What I saw is that immediately after 9/11, the overt expression of anti-American sentiments became much louder and more overt. And this was echoed by left-influenced organizations such as public schools, some of which banned the display of the American flag as ‘provocative’ or ‘non-inclusive’.

    I saw that too.

    • #13
    • July 2, 2020, at 5:15 PM PDT
    • Like
  14. JennaStocker Member
    JennaStocker

     

    Hang On (View Comment):

    “Will 9/11 be the last of these momentous events that led to a better America, defined by not by conquest, or fear, or apology – but liberty, morality, and virtue? “

    I would assert that 9/11 was no such thing. I would assert that 9/11 was a huge cause of fear that caused us to do enormous amount of harm to ourselves. It was easy to take advantage of this fear during the pandemic.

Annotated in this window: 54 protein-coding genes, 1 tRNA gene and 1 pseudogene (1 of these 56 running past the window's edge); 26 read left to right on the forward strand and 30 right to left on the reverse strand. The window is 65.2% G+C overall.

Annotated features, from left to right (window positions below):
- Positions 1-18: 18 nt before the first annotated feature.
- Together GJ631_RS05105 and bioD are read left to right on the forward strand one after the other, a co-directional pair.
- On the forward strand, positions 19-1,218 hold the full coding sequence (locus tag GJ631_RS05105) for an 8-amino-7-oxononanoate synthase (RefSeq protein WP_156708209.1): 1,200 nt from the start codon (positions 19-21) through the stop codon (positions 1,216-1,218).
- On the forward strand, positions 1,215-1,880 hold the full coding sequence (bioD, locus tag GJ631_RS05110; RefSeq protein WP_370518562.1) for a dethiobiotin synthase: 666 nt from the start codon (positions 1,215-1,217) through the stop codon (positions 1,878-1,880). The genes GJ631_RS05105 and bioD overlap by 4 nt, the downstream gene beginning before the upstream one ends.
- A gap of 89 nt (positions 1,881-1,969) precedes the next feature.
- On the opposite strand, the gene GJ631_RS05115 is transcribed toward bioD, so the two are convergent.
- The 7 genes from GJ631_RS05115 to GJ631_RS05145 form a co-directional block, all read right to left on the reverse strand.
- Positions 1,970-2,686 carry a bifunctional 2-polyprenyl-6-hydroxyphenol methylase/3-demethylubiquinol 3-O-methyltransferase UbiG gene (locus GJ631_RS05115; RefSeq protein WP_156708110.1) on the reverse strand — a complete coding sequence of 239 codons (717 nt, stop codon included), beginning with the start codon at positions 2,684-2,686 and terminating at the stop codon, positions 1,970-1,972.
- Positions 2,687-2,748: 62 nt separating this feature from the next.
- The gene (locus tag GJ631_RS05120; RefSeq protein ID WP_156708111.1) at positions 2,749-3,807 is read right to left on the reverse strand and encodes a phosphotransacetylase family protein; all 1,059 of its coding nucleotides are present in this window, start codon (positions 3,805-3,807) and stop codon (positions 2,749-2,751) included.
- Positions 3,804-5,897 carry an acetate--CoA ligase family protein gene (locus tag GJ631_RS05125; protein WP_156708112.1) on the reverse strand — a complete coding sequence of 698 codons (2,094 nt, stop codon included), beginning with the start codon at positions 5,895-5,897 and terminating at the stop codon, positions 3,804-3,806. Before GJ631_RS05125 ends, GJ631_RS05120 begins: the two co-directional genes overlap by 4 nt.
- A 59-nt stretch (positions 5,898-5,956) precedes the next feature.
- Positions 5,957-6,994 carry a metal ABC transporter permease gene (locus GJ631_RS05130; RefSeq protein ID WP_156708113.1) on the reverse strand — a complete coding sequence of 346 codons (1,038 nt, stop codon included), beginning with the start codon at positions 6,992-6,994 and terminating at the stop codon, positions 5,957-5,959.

The response to 9/11 was truly remarkable in how awful it was. The Department of Homeland Security, the ridiculous measures to board a plane, the pronouncements from the Bush administration (“Islam is a religion of peace”, David Frum’s remarkable line that Bush delivered of “axis of evil” — David Frum has a lot to answer for not least for that, “you’re for us or against us” rhetoric), the FISA courts that are to be used for political spying and sabotage, the wars one of which is still ongoing, the waste of human lives (our own and Iraqis and Afghans and for what?), and the waste of trillions of dollars and for what? This is what I can think off the top of my head. No doubt, there are more instances of how idiotic our response was and born of fear and arrogance.